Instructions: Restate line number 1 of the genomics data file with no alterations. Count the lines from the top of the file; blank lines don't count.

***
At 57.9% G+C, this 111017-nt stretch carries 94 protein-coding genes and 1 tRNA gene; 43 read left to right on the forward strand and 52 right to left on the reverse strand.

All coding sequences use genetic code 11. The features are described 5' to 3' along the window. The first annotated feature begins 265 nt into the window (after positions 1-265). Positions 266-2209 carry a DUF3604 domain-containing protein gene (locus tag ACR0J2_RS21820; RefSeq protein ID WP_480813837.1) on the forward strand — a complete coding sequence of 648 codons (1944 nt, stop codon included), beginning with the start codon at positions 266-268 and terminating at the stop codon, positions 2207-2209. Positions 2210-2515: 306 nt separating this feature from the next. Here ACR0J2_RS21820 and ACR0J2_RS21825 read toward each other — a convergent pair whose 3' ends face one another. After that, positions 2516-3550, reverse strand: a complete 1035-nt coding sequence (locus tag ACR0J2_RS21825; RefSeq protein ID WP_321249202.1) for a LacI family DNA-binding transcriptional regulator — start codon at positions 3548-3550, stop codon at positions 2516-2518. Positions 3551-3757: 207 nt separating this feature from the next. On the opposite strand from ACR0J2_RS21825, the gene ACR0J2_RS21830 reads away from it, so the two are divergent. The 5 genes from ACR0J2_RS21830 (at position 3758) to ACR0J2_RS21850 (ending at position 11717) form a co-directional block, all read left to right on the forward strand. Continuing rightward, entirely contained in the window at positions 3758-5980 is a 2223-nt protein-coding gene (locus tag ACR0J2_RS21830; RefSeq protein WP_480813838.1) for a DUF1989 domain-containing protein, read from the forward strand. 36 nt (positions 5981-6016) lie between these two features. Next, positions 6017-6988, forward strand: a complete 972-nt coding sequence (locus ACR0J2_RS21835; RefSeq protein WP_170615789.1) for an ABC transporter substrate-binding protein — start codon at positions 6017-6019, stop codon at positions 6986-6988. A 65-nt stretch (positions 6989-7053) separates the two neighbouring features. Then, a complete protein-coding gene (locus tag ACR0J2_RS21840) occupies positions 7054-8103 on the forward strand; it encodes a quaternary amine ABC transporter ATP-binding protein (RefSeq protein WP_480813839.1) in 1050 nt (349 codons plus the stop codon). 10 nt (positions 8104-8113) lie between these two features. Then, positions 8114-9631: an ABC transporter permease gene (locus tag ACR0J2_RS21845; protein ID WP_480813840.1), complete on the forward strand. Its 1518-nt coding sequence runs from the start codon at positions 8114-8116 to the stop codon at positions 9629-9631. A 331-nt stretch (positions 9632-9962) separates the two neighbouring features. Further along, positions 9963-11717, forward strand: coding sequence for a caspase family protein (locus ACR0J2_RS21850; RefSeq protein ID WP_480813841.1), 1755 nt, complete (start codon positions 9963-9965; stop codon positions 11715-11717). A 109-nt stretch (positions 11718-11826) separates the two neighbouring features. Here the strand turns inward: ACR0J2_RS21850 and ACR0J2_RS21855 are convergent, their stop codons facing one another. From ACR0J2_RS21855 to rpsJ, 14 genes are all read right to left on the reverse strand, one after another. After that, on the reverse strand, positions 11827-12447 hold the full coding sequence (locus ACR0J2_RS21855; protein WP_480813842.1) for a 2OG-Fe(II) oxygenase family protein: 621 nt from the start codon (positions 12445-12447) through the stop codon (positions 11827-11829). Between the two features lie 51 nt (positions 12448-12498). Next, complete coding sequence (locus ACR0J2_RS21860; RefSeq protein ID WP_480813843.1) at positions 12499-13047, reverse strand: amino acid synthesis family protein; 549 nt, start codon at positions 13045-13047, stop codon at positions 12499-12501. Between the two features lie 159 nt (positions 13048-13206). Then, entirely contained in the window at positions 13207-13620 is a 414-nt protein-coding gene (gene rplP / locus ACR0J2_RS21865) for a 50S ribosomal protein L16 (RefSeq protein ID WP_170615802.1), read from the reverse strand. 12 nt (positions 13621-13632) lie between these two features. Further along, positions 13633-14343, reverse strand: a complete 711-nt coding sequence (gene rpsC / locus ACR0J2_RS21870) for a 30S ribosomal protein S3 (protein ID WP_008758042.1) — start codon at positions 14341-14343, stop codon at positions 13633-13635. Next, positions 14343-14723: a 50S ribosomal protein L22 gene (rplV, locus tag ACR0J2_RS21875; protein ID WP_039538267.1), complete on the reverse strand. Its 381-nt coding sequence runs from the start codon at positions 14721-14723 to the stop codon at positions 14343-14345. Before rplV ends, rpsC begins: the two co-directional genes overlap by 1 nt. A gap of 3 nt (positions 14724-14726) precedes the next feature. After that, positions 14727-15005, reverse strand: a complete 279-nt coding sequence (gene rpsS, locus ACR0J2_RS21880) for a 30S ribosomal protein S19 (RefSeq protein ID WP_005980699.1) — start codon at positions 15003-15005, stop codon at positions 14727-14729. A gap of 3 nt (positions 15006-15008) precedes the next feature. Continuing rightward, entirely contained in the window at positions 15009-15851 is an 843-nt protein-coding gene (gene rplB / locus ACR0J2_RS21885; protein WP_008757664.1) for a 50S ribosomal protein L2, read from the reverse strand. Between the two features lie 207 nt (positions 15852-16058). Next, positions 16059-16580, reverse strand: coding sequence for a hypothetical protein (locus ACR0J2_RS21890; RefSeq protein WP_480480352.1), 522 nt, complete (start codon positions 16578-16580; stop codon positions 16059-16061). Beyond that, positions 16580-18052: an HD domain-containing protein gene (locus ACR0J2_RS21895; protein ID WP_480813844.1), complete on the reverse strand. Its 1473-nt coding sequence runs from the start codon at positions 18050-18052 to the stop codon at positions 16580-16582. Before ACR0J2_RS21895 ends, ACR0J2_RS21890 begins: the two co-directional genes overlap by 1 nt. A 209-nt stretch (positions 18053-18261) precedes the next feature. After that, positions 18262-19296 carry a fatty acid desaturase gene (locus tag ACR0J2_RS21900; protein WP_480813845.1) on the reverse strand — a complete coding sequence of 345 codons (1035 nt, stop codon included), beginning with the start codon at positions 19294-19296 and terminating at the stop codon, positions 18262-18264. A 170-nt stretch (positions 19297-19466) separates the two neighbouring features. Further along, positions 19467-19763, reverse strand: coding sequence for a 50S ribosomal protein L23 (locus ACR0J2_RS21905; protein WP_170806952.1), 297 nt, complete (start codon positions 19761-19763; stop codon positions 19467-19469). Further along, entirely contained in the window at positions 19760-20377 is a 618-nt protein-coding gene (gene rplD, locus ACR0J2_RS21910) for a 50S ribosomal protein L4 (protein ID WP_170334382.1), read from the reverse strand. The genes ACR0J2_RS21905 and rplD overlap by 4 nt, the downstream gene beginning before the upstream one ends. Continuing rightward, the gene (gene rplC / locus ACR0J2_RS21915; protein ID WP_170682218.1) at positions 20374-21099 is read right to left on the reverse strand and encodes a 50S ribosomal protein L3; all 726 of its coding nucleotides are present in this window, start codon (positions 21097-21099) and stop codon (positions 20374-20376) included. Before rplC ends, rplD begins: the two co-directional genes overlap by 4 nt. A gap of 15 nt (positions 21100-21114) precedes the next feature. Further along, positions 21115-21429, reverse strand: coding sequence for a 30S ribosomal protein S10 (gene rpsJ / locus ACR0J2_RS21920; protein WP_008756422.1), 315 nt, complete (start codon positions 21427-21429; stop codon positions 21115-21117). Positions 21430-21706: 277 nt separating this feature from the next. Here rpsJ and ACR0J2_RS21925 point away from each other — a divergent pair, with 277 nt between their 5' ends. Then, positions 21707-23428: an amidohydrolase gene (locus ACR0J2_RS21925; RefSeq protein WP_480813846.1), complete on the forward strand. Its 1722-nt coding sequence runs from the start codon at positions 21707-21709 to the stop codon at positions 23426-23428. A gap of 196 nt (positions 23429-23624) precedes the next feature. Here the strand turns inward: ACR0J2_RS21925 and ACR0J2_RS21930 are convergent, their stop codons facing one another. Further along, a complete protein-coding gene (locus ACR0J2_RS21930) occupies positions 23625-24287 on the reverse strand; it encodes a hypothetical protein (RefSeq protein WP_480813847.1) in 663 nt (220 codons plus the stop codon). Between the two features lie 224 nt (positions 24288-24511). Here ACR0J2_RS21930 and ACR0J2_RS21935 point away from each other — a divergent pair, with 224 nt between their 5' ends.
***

At 57.9% G+C, this 111017-nt stretch carries 94 protein-coding genes and 1 tRNA gene; 43 read left to right on the forward strand and 52 right to left on the reverse strand.